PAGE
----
And how did you end up with Rotterdam?

After the season on Cyprus, I decided it was time for me to go back to the Netherlands. I returned to the team in Amsterdam and convinced a couple of old friends of mine to return as well. We started the season off with a month long memorable trip to China, playing games all over the country. That went great, but halfway through the season, Rotterdam offered me a spot on their team, and though it was a difficult choice, I took the opportunity.

Rotterdam had a lot of ambition, which was difficult at first because they had lost a lot of games in recent years, but they also offered me the opportunity to start working on my career after basketball. Now, I’m already in my fourth year with the club, and we keep on improving ourselves. This year, we’re even a good match for the top four in the league. Results, the organization and fan attendance improved every year so it has been fun being part of this. Next season we will play as Feyenoord Basketball, so I’m excited to see what this will bring.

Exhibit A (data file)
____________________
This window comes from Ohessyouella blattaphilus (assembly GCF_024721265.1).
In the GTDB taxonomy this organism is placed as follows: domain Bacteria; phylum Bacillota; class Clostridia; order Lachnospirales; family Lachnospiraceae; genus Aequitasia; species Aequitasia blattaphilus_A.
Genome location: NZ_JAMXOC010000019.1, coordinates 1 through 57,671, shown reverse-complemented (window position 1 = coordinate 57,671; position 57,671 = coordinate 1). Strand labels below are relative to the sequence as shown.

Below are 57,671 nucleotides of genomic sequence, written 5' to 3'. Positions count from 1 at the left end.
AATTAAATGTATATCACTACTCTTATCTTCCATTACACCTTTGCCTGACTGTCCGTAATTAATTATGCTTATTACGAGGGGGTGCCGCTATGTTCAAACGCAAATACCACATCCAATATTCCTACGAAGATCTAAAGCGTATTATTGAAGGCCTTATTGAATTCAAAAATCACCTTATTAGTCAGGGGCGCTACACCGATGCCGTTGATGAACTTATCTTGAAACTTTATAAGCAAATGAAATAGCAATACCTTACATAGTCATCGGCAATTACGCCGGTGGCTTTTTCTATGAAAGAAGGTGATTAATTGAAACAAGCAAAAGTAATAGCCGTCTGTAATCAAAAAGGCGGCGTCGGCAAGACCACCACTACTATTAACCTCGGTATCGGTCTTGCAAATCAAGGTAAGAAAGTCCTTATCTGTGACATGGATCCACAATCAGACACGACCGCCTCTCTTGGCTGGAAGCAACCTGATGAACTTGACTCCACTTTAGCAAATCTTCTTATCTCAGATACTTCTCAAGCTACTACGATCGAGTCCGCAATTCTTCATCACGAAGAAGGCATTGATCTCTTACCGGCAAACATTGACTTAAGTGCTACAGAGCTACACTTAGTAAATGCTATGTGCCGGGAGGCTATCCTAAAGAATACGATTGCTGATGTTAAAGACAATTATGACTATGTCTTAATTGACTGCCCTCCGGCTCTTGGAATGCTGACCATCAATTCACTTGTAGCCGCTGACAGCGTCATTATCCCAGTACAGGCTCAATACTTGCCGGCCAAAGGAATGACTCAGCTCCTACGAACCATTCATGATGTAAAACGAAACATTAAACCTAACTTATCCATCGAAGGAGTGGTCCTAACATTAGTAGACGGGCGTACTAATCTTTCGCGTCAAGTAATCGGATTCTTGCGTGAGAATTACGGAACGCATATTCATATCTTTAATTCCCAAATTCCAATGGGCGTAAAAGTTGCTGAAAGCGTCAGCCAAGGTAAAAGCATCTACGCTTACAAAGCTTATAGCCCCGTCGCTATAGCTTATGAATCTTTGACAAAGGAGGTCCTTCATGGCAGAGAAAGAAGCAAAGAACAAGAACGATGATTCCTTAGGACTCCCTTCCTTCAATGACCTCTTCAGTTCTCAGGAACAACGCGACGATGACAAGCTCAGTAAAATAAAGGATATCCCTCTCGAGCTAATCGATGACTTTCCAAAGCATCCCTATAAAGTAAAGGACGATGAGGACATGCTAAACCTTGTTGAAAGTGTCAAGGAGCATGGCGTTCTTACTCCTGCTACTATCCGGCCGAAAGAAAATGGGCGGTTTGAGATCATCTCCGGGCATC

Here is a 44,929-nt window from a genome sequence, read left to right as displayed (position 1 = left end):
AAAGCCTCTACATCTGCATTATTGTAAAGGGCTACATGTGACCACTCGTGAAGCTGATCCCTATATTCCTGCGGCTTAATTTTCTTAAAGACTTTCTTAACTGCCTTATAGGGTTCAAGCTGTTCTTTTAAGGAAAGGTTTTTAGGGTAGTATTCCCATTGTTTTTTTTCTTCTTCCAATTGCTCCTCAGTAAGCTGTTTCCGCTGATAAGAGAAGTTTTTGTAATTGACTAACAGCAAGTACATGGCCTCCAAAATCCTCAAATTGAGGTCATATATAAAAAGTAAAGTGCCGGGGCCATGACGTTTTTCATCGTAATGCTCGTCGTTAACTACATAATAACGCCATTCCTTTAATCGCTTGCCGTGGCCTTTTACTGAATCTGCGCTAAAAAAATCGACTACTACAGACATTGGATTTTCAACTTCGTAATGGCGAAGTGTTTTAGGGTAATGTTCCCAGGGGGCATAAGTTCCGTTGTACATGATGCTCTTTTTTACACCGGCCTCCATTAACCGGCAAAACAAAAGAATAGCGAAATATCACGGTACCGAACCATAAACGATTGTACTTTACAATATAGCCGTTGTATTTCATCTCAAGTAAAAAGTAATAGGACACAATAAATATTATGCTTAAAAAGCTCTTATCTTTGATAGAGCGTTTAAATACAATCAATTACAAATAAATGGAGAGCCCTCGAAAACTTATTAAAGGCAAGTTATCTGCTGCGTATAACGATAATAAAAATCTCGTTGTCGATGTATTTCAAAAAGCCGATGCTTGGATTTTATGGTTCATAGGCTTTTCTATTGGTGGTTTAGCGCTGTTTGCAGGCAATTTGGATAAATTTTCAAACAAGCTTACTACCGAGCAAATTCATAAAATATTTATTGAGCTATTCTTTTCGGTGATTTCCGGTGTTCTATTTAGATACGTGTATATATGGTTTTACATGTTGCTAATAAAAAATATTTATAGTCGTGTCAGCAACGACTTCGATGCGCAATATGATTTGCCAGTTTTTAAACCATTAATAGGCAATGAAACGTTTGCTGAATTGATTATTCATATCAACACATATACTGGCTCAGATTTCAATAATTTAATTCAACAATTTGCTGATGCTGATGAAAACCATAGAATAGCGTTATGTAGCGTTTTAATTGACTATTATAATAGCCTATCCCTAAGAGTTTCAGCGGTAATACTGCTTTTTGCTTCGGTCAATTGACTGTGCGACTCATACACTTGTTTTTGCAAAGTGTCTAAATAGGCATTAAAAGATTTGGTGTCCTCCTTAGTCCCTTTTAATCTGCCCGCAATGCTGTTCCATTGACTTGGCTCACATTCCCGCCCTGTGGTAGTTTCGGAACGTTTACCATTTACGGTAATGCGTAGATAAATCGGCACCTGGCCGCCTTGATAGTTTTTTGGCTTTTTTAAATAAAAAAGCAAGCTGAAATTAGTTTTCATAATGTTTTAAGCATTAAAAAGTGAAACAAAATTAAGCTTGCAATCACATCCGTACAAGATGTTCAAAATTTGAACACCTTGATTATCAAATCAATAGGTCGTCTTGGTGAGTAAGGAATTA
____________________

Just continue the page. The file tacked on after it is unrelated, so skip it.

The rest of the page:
Photo: Luka de Kruijf

How do you combine your career with playing professional basketball?

Our team practices twice a day, in the morning and in the evening, but I skip the morning practice, because I have to be at Challenge Sports at that time. But, they’re all aware of that and are very understanding. It’s a bit different for me, because in the past, I had the whole day to prepare myself for a game, and now sometimes I have to hurry to a game from work, which is very different. Our coach has his own company as well and understand how busy it can be, and if I really can’t come to a practice, he understands. And of course, if I have the opportunity to attend an extra practice, I do.

What are your thoughts on Dutch Basketball?